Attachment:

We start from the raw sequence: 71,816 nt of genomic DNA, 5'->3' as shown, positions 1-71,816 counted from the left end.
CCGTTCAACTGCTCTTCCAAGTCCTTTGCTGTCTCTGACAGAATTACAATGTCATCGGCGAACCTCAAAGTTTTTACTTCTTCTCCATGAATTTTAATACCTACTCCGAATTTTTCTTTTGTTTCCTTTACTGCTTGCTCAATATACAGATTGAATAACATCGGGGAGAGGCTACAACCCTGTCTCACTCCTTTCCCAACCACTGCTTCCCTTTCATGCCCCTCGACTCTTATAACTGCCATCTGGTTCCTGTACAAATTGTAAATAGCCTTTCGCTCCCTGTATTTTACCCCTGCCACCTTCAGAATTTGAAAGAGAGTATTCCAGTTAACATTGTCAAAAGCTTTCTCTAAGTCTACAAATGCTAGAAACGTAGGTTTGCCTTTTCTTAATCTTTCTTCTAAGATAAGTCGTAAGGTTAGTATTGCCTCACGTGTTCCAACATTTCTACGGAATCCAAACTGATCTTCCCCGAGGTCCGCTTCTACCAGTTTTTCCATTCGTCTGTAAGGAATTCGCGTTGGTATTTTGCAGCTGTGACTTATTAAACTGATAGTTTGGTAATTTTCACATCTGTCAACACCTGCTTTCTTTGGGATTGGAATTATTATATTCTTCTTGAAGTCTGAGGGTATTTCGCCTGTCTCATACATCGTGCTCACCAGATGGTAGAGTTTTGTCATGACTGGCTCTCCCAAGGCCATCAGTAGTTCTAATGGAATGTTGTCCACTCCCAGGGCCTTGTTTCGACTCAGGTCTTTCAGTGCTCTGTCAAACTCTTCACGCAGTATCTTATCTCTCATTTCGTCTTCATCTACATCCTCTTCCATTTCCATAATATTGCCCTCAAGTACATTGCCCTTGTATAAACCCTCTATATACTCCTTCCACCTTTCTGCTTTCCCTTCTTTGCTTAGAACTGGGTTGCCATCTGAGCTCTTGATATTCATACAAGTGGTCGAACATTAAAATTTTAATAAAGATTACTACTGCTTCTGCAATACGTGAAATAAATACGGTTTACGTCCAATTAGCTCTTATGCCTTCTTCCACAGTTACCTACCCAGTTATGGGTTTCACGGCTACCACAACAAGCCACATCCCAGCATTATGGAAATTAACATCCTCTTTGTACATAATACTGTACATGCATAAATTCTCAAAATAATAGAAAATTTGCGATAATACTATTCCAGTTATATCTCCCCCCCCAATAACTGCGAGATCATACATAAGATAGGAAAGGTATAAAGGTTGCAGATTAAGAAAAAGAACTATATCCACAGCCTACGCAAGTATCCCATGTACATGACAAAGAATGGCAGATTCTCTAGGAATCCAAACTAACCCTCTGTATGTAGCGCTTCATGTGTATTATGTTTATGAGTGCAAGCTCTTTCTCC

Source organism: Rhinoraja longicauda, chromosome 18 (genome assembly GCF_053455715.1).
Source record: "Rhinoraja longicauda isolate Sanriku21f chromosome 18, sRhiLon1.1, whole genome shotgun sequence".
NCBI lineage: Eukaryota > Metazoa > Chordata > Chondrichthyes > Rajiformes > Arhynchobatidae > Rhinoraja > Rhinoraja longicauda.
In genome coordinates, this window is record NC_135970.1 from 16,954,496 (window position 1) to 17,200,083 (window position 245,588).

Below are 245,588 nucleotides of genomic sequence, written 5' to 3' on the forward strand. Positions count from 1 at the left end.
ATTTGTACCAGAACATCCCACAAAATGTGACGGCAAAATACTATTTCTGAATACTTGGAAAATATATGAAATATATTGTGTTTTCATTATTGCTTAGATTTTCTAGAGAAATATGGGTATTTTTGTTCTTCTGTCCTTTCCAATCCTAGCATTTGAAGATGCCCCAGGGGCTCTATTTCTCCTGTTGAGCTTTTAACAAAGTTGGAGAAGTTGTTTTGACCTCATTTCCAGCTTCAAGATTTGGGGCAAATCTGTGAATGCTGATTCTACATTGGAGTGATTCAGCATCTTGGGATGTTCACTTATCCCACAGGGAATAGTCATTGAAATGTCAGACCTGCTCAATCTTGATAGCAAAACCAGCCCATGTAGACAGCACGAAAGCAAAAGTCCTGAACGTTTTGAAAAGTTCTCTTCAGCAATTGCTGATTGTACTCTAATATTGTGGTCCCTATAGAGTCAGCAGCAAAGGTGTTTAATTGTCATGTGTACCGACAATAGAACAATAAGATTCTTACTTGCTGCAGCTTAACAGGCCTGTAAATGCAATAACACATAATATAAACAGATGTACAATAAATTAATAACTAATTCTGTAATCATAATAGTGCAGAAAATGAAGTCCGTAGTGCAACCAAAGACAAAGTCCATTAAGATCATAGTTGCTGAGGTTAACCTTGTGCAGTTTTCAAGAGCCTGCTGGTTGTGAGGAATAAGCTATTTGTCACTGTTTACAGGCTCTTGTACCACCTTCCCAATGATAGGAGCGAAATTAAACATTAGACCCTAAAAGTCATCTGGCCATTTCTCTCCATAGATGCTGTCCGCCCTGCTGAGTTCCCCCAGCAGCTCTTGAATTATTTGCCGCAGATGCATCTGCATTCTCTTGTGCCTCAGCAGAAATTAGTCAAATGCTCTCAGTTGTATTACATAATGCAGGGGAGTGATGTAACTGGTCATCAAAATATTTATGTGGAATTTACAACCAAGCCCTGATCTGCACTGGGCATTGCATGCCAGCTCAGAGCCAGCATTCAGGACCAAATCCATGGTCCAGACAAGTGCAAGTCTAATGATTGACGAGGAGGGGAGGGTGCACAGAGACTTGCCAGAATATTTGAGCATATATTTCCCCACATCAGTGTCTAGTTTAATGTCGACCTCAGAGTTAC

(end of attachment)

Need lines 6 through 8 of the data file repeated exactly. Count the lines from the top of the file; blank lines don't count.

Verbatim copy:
In genome coordinates, this window is record NC_135970.1 from 16,954,496 (window position 1) to 17,200,083 (window position 245,588).

Below are 245,588 nucleotides of genomic sequence, written 5' to 3' on the forward strand. Positions count from 1 at the left end.
ATTTGTACCAGAACATCCCACAAAATGTGACGGCAAAATACTATTTCTGAATACTTGGAAAATATATGAAATATATTGTGTTTTCATTATTGCTTAGATTTTCTAGAGAAATATGGGTATTTTTGTTCTTCTGTCCTTTCCAATCCTAGCATTTGAAGATGCCCCAGGGGCTCTATTTCTCCTGTTGAGCTTTTAACAAAGTTGGAGAAGTTGTTTTGACCTCATTTCCAGCTTCAAGATTTGGGGCAAATCTGTGAATGCTGATTCTACATTGGAGTGATTCAGCATCTTGGGATGTTCACTTATCCCACAGGGAATAGTCATTGAAATGTCAGACCTGCTCAATCTTGATAGCAAAACCAGCCCATGTAGACAGCACGAAAGCAAAAGTCCTGAACGTTTTGAAAAGTTCTCTTCAGCAATTGCTGATTGTACTCTAATATTGTGGTCCCTATAGAGTCAGCAGCAAAGGTGTTTAATTGTCATGTGTACCGACAATAGAACAATAAGATTCTTACTTGCTGCAGCTTAACAGGCCTGTAAATGCAATAACACATAATATAAACAGATGTACAATAAATTAATAACTAATTCTGTAATCATAATAGTGCAGAAAATGAAGTCCGTAGTGCAACCAAAGACAAAGTCCATTAAGATCATAGTTGCTGAGGTTAACCTTGTGCAGTTTTCAAGAGCCTGCTGGTTGTGAGGAATAAGCTATTTGTCACTGTTTACAGGCTCTTGTACCACCTTCCCAATGATAGGAGCGAAATTAAACATTAGACCCTAAAAGTCATCTGGCCATTTCTCTCCATAGATGCTGTCCGCCCTGCTGAGTTCCCCCAGCAGCTCTTGAATTATTTGCCGCAGATGCATCTGCATTCTCTTGTGCCTCAGCAGAAATTAGTCAAATGCTCTCAGTTGTATTACATAATGCAGGGGAGTGATGTAACTGGTCATCAAAATATTTATGTGGAATTTACAACCAAGCCCTGATCTGCACTGGGCATTGCATGCCAGCTCAGAGCCAGCATTCAGGACCAAATCCATGGTCCAGACAAGTGCAAGTCTAATGATTGACGAGGAGGGGAGGGTGCACAGAGACTTGCCAGAATATTTGAGCATATATTTCCCCACATCAGTGTCTAGTTTAATGTCGACCTCAGAGTTAC